Laboratory tests showed an elevated peripheral blood eosinophil count (3,312/µL), which increased to 18,125/µL. Serum total immunoglobulin (Ig) E (293 IU/mL) was slightly elevated, and IgM (122.4 mg/dL) was within the normal range. C1 esterase inhibitor, C1 inactivator activity, C4, anti-nuclear antibody, and stool analysis results were normal or negative. There were no genetic abnormalities, including JAK2, CALR, MPL, FIP1L1-PDGFR A, and BCR-ABL1. Echocardiography, chest computed tomography, abdominal ultrasonography, and Doppler ultrasonography of both the upper and lower extremities were unremarkable. Intravenous steroids (methylprednisolone 1 mg/kg/day) were administered to the patient for 7 days. Urticaria resolved rapidly, whereas angioedema improved gradually and disappeared completely (Fig. 1 C and D). Oral prednisolone was tapered off over 5 weeks. The blood eosinophil counts became normal. Seven days after steroid discontinuation, the blood eosinophil count increased (2,528/µL) and angioedema affecting the face and upper limbs recurred. Oral prednisolone was restarted and tapered from 30 to 5 mg/day over 4 weeks. On the 5th day of maintaining 5 mg/day of prednisolone, laryngeal edema developed, and the blood eosinophil count increased to 7.248/µL. Reslizumab 200 mg (3 mg/kg) was administered every 4 weeks along with prednisolone (30 mg/day for 7 days, 20 mg/day for the next 7 days) for the first 14 days. At the 3rd injection, reslizumab was tapered to 100 mg and maintained at the same dose for 4 weeks, and the 6th infusion was done at 8-week intervals. (Fig. 2). She remained symptom free with a normal eosinophil count during 8 months of reslizumab treatment without steroids.

Fig. 2
figure 2

Change of peripheral eosinophil count after systemic steroid (black arrows) and reslizumab (red arrows) therapy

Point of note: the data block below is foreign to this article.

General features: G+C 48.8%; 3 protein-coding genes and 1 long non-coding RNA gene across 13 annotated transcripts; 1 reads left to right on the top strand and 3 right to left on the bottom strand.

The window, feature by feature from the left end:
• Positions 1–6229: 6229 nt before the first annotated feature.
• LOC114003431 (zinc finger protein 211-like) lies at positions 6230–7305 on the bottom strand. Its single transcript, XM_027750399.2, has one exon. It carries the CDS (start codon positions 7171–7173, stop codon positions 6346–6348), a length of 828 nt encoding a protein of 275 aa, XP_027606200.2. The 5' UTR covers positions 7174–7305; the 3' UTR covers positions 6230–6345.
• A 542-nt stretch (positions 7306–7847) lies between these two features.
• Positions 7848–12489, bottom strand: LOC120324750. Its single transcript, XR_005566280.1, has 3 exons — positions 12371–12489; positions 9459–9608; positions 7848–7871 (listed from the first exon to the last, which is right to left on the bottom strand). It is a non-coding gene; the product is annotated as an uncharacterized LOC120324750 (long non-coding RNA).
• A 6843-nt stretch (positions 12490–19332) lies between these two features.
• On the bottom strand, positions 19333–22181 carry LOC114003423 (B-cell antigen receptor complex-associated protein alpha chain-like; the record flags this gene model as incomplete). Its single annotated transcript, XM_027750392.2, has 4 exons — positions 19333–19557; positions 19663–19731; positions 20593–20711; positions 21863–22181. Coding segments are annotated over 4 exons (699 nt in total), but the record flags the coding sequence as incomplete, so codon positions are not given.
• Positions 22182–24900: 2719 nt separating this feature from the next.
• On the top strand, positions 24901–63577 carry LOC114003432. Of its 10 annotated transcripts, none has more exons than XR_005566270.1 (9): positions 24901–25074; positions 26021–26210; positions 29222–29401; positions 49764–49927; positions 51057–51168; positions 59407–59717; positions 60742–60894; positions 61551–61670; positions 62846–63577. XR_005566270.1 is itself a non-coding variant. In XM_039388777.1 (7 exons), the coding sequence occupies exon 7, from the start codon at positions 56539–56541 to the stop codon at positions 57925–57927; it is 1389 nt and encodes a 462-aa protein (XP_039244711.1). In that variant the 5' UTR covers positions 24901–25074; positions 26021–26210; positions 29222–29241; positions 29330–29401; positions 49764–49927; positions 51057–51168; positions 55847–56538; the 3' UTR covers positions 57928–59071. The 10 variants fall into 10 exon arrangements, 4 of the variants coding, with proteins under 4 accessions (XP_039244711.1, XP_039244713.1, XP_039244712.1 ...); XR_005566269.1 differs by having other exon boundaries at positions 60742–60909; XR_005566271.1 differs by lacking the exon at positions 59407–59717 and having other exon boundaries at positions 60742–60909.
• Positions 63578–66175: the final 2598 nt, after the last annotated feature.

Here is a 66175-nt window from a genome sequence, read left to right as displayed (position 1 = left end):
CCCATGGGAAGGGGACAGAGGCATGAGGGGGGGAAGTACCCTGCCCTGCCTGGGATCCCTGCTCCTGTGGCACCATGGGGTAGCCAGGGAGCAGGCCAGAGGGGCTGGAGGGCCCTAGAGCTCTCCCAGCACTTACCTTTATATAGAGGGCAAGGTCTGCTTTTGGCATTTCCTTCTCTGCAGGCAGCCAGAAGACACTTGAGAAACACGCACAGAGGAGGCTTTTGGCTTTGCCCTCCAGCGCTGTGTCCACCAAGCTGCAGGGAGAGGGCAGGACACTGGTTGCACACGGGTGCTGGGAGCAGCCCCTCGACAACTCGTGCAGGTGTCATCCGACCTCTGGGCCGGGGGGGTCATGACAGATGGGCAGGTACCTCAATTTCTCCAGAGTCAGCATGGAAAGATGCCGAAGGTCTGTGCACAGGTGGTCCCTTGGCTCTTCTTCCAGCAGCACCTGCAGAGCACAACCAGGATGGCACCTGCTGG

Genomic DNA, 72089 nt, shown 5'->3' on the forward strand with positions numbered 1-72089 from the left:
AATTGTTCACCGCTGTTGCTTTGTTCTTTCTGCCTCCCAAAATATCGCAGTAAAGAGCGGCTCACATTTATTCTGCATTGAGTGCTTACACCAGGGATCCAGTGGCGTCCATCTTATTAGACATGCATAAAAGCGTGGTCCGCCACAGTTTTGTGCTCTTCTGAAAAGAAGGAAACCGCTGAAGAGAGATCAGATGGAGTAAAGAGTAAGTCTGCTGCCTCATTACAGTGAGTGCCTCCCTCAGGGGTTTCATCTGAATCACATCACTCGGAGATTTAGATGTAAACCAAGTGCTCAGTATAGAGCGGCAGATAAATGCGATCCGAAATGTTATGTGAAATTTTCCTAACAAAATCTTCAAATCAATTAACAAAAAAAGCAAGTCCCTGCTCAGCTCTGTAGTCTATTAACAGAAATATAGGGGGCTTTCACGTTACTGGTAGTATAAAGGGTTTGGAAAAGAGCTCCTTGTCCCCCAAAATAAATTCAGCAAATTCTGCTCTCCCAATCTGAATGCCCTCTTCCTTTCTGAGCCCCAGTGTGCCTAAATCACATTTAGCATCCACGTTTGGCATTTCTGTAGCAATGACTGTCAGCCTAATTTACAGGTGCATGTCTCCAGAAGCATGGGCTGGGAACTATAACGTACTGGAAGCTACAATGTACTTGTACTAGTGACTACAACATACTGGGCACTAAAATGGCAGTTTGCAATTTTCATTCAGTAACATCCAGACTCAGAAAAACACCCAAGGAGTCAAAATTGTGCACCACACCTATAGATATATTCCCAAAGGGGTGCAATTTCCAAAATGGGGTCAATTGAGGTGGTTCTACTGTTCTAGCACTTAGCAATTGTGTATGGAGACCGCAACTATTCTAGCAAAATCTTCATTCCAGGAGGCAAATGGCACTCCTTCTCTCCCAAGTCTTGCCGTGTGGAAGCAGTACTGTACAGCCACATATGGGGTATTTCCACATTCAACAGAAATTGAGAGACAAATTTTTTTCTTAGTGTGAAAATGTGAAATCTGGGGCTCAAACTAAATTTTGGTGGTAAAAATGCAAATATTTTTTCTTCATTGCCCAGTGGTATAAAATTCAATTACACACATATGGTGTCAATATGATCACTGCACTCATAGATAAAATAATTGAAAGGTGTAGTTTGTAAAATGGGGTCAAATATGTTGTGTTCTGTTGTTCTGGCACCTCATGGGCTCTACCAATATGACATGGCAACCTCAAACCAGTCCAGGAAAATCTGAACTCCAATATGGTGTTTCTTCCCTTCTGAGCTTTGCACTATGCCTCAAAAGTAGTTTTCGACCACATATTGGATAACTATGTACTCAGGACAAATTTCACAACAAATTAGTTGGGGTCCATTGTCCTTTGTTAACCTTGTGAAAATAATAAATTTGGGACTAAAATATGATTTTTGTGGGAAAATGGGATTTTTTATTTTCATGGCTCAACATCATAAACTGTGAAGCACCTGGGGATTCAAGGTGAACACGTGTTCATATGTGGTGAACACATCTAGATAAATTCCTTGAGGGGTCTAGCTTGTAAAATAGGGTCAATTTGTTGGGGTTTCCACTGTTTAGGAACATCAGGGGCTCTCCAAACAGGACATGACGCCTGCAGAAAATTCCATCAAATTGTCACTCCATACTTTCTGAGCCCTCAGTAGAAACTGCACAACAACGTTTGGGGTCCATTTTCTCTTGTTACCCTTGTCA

AE is classified as episodic (EAE) or nonepisodic (NEAE). EAE first described in 1976 [4] is characterized by recurrent episodes of angioedema, urticaria, fever, weight gain, elevated peripheral blood eosinophil counts, and elevated serum IgM levels [5]. NAEA has been mainly reported in Korea and Japan [6, 7], has a less severe clinical course than EAE, and is suggested to be a milder form of EAE [7,8,9]. NEAE is characterized by a single episode of edema of the extremities, arthralgia, eosinophilia, and normal IgM levels [8]. The pathogenesis of AE has not yet been clarified. Activated T-cell-derived cytokines, mainly IL-5, may be involved in the activation of blood and tissue eosinophils that drive AE [5, 10]. Serum IL-5 and total IgE concentrations were parallel with peripheral blood eosinophilia and clinical symptoms, and related with disease activity [11]. Eosinophilic degranulation releases proinflammatory cytokines, including IL-5, chemokines, and eosinophil-specific granules, such as major basic protein, eosinophil cationic protein, and eosinophil-derived neurotoxin, which are associated with inflammatory reactions and edema [12]. Another study suggested that multiple lineages other than eosinophils, including lymphocytes, neutrophils and mast cells, are involved in AE pathogenesis [13]. However, the triggers of these immunologic reactions, and whether these cells act or promote eosinophil activation, have not been elucidated. Systemic corticosteroids have been widely administered for the management AE owing to their suppressive effects on eosinophil and Th2 cytokines.